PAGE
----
Temple Street plan

A newly proposed apartment complex in Nashua could bring nearly 170 units to the Gate City.

NASHUA — The former Corriveau Routhier tile and masonry center along Temple Street has been identified as the future site of potentially 168 apartments.

A proposal to convert the Corriveau Routhier site at 159-161 Temple St. into two large apartment buildings will be reviewed by the Nashua City Planning Board this week.

As part of the project, three existing buildings on the four-acre property would be razed and replaced with two connected multifamily apartment buildings. The nearly 170 apartments will consist of one-bedroom and two-bedroom units that will be available at market rate, according to the plans.

“As a market rate, one- and two-bedroom housing project, this development will work toward the city goals for this type of housing in the downtown. Residential density in this neighborhood will support business in the downtown and in the neighborhood,” said Robert Harbeson of Market Square Architects.

In addition to the proposed 168 apartments — 84 units in each building — the project also includes 252 parking spaces.

One of the buildings will have amenity space along the ground level, while the other building will have ground-floor parking, according to Linda McGhee, deputy planning manager.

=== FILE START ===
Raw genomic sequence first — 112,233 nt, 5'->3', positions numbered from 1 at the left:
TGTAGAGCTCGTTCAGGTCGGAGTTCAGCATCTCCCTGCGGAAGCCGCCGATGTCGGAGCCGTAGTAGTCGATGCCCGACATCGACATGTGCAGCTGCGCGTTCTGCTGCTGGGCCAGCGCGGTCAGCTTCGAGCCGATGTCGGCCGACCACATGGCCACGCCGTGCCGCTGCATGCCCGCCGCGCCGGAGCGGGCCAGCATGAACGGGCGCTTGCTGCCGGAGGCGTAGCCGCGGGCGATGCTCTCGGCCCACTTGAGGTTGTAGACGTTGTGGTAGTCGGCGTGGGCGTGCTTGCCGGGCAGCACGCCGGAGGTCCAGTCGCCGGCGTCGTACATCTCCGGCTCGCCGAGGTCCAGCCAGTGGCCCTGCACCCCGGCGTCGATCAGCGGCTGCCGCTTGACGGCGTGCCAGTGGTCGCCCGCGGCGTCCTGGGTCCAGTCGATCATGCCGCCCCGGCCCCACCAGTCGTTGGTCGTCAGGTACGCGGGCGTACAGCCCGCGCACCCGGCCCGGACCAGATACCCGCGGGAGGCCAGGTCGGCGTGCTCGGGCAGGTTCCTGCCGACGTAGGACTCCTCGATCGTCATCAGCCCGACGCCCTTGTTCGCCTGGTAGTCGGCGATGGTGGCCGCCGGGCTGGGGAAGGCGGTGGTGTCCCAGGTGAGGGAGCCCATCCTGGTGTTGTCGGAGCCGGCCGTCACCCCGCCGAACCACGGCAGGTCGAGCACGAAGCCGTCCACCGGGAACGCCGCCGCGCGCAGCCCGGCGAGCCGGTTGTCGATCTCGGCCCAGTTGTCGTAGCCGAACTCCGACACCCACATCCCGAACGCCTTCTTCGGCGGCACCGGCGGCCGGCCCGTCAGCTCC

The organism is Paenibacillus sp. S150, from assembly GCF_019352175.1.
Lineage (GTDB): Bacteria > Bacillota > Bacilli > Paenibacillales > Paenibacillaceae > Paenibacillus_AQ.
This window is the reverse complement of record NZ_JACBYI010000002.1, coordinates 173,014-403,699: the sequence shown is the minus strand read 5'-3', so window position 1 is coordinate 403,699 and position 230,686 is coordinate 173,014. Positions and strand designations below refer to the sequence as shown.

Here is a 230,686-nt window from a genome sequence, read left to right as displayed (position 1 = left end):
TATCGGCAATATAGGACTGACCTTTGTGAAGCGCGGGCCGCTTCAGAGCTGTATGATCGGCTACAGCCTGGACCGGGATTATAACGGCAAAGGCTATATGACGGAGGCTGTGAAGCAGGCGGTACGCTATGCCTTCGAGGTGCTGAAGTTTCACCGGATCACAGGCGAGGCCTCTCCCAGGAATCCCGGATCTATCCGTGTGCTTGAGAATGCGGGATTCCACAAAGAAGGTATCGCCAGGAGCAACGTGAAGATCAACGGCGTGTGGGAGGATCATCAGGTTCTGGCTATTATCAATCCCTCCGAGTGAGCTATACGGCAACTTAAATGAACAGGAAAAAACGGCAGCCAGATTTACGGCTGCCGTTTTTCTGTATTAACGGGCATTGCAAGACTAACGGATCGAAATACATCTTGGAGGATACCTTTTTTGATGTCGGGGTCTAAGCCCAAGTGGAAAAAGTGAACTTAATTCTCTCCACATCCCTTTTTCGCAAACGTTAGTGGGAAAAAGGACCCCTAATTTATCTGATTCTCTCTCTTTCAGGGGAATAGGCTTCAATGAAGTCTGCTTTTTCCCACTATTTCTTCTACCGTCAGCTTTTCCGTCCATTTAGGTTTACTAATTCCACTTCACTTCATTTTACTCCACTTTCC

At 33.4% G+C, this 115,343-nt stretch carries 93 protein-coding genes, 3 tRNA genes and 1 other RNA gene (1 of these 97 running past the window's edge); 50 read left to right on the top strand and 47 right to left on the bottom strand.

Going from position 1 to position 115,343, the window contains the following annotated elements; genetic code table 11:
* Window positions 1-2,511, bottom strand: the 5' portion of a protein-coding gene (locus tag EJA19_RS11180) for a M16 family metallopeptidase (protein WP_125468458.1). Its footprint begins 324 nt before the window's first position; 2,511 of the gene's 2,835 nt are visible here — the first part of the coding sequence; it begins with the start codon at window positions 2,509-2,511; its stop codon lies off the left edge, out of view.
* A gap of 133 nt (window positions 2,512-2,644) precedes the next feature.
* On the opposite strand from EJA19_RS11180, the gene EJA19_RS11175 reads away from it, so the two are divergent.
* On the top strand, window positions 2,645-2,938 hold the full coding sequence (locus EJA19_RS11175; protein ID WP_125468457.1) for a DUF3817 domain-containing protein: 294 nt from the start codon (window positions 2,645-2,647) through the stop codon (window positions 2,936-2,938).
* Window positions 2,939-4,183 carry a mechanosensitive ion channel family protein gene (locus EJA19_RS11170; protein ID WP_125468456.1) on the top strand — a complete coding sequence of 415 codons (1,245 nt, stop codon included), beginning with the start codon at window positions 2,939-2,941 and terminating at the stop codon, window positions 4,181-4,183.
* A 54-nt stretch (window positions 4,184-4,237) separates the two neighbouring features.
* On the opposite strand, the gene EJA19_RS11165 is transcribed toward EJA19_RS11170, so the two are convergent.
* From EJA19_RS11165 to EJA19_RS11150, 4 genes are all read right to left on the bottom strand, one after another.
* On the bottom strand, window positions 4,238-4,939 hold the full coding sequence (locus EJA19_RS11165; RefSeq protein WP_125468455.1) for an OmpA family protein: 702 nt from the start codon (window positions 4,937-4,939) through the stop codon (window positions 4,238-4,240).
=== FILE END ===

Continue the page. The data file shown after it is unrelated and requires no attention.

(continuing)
“Access to the site will be provided by driveways that intersect the north side of Temple Street and the south side of Bridge Street,” McGhee wrote in a memo to the planning board.

The five-story apartment buildings will abut overgrown train tracks to the east, said McGhee, adding new landscaping and lighting is proposed as part of the development.

“This project will immediately create pedestrian activity in the neighborhood and district, which will support local businesses and future mixed-use development in the district,” states the suitability report on file at Nashua City Hall.

According to Harbeson, the two proposed apartment buildings will fill a gap in structures along Temple Street, and help to connect downtown neighborhoods and spearhead future development in the area.

“The project will transform a vacant and disconnected portion of downtown with residential density that will support downtown businesses,” he said.

The buildings, if approved, are designed to shadow a renovated mill building with a brick-masonry veneer base, said Harbeson.

The developer for the project is ZJBV Properties, LLC.

A traffic analysis has already been conducted and determined that about 73 vehicles will travel in or out of the site during peak afternoon hours, and about 57 vehicles will travel in or out of the parcel during peak morning hours.

“The project will add traffic to adjacent streets, and traffic information is being provided as part of this submission,” said Harbeson. “However, the project also adds connectivity between primary streets via a private way …”

The project will be discussed further at Thursday’s planning board meeting starting at 7 p.m. at Nashua City Hall.